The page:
Memo to President Barack Obama: It's a tax.
Obama insisted on national television during the weekend that requiring people to carry health insurance and fining them if they don't isn't the same thing as a tax increase. But the language of Democratic bills to revamp the nation's healthcare system doesn't quibble. Both the House bill and the Senate Finance Committee proposal clearly state that the fines would be a tax.
And the reason the fines are in the legislation is to enforce the coverage requirement.
"If you put something in the Internal Revenue Code, and you tell the IRS to collect it, I think that's a tax," said Clint Stretch, head of the tax policy group for Deloitte, a major accounting firm. "If you don't pay, the person who's going to come and get it is going to be from the IRS."
Democrats aren't the first to propose that individuals be required to carry health insurance and fined if they refuse. The conservative Heritage Foundation called for such a mandate in the healthcare debate during the 1990s, although its proposal differed from the ones pending in Congress. Heritage has since dropped the idea and now favors using tax credits to encourage people to buy coverage carrots and not sticks.
During the 2008 political campaign, Obama opposed making coverage mandatory because of the costs. His position has shifted now that it's becoming clear that such a requirement will be part of any legislation Congress sends him. Conservative activists are calling it a violation of his pledge not to raise taxes on the middle class.
"This is exactly what George Bush Sr. did when he said he wouldn't raise taxes, and it cost him the next election," said Grover Norquist, president of Americans for Tax Reform. "Obama is doing the same thing, but he's insulting people by telling them that if you don't call it a big purple banana, somehow it wouldn't be a tax."
Some liberals acknowledge that Obama might be vulnerable on the insurance requirement. But they contend that most people will understand as long as the legislation provides enough of a subsidy to make the coverage affordable. That's a central issue this week as the Senate Finance Committee starts voting on legislation.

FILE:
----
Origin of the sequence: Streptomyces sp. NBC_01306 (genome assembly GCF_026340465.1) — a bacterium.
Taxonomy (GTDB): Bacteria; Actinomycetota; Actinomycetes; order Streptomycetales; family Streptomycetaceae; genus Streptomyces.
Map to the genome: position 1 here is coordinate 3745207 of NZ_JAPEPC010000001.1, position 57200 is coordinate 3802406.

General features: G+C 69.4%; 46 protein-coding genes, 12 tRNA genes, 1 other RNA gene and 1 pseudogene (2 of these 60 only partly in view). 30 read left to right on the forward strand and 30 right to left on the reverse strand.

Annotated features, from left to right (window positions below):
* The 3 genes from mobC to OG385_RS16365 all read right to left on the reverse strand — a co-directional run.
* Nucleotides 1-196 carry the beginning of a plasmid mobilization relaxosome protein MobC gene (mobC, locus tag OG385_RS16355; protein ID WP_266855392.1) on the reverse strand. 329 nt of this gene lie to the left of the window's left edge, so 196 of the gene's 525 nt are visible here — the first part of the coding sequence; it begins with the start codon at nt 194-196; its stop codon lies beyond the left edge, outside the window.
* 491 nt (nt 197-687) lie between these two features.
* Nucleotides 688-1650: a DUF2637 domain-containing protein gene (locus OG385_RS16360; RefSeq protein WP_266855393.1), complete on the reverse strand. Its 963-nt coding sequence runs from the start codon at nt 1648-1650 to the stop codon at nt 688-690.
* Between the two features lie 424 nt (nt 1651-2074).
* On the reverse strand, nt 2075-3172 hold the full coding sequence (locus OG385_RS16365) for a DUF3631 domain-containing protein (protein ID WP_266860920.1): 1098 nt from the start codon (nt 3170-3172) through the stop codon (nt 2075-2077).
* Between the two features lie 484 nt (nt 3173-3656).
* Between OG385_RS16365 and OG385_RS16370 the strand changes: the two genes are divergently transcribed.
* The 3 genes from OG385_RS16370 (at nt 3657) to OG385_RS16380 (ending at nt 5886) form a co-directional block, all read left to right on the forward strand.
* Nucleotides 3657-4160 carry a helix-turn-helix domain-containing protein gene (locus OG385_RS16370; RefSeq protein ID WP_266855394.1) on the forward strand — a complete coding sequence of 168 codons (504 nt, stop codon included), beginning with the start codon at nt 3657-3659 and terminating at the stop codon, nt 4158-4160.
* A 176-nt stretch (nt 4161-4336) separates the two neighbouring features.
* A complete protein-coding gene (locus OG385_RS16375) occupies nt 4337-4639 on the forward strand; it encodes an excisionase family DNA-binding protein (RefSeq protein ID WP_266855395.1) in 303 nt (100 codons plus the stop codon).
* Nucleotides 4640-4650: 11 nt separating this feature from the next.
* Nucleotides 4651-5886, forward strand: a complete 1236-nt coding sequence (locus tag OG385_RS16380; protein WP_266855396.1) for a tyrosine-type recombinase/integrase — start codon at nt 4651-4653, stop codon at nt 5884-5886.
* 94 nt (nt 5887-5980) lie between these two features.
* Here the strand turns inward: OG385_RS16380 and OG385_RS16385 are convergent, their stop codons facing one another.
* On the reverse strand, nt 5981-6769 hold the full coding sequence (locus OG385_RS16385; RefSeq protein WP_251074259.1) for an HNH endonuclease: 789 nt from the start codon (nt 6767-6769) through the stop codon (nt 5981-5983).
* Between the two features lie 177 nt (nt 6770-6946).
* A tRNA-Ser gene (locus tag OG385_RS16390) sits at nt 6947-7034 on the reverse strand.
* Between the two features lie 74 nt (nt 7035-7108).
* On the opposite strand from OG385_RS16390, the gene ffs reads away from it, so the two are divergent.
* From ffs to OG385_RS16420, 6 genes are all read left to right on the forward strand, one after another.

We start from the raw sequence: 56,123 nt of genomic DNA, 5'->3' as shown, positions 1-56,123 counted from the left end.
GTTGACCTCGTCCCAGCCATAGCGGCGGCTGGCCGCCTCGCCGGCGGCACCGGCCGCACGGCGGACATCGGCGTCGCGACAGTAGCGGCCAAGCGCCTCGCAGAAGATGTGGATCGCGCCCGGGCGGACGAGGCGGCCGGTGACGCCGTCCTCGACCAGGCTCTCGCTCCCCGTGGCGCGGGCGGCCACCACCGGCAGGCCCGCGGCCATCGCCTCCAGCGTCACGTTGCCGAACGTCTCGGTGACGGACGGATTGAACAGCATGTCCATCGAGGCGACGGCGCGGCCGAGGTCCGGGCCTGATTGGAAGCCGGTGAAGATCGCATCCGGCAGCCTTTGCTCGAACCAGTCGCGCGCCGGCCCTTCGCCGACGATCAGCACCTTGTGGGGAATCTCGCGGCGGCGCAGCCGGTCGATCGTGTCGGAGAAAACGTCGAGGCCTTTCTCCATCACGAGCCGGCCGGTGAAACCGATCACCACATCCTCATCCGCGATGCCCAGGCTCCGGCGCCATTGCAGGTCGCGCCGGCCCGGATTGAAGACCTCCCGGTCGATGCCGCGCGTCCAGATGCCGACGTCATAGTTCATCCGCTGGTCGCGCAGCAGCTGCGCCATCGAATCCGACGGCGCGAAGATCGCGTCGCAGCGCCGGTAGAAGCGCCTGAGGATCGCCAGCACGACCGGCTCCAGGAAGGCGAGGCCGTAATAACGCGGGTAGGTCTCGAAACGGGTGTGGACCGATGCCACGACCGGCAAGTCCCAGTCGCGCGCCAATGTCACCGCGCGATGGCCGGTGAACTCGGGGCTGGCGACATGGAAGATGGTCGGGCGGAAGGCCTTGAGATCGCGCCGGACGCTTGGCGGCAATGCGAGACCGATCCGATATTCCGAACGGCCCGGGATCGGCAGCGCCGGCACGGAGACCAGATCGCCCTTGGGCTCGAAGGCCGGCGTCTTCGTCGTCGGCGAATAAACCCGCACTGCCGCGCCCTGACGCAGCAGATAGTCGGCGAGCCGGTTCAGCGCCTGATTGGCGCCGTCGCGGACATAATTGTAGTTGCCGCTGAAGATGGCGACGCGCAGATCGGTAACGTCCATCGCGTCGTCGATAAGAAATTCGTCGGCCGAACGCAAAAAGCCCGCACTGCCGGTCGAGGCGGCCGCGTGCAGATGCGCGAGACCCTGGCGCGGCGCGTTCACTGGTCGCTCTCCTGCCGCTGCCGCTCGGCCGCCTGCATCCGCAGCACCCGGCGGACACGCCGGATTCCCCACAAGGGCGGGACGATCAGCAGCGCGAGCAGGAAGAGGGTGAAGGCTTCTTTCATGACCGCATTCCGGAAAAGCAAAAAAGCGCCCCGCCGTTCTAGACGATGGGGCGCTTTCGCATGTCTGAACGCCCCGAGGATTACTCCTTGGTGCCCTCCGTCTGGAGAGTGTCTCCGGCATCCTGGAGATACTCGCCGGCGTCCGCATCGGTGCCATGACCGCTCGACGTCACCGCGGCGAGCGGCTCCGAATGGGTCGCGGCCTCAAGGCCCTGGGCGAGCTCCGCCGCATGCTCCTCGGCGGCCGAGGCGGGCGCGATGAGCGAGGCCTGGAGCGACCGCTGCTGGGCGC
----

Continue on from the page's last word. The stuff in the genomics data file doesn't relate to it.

"I think it's a metaphysical question as to whether it's a tax or not," said Roger Hickey, co-director of the Campaign for America's Future. "The real question that will determine whether people are upset is whether the insurance is affordable."
During an interview that aired on ABC's "This Week" Sunday, Obama insisted that the insurance requirement is not a tax.
"For us to say that you've got to take a responsibility to get health insurance is absolutely not a tax increase," the president said. "What it's saying is . . . that we're not going to have other people carrying your burdens for you anymore.
"Right now everybody in America, just about, has to get auto insurance," Obama said. "Nobody considers that a tax increase.
"You just can't make up that language and decide that that's called a tax increase," he said. But a Democratic staff description of Sen. Max Baucus' bill calls the proposed fines an "excise tax." Penalties of up to $950 for individuals and $3,800 for families would be imposed on those who don't get coverage.
The House bill uses a complex formula to calculate the penalties, calling them a "tax on individuals without acceptable healthcare coverage."
Did you get that? You're going to be fined if you don't have acceptable healthcare. Thats a federal mandate. Thats a tax. You MUST purchase coverage or you will be fined. Where in the Constitution does it give Congress the authority to do that? and don't give me the "promote the general welfare" BS. Thats in the Preamble.
I know all you obamabots just hate it when conservatives have a reasoned arguement against government healthcare/insurance reform/whatever the hell ya'll are calling it today, so when I found this little tidbit, I couldn't wait to post it.
Its the best response to the "the government requires you to have to have automobile insurance, whats the difference?" argument the obamabots are so fond of using. I can expand on this simply by explaining that liability insurance is not for your direct protection, it protects against potential property damage and personal injury that you MIGHT cause, if you have an accident. You are required to have it, but if you don't, you must pay an uninsured motorist fee to the DMV, and you will still be liable for any damages and medical expenses you cause.
Collision and comprehensive are not required unless you finance your vehicle. The bank requires you to have it to protect THEIR interests. Once the vehicle is paid for, you can discontinue coverage with no penalties.
From an article in the American Spectator, via my heart-throb, Michelle Malkin:
Obama argues at another part of the interview that, "right now everybody in America, just about, has to get auto insurance. Nobody considers that a tax increase." But there are many reasons why this is a flawed analogy. Most importantly, car insurance mandates, which apply at the state level, only apply to people who drive a car on public roads. If I don't drive, I don't have to purchase car insurance. By contrast, the health insurance mandate would apply, with few exceptions, to everybody in the United States. Also, people aren't forced to report car insurance in their federal tax returns, and fines are not assessed through the federal tax code. And if car insurance mandates are the model, then they certainly aren't effective, with an estimated 13.8 percent of drivers going without coverage in 2007, according to the Insurance Research Council.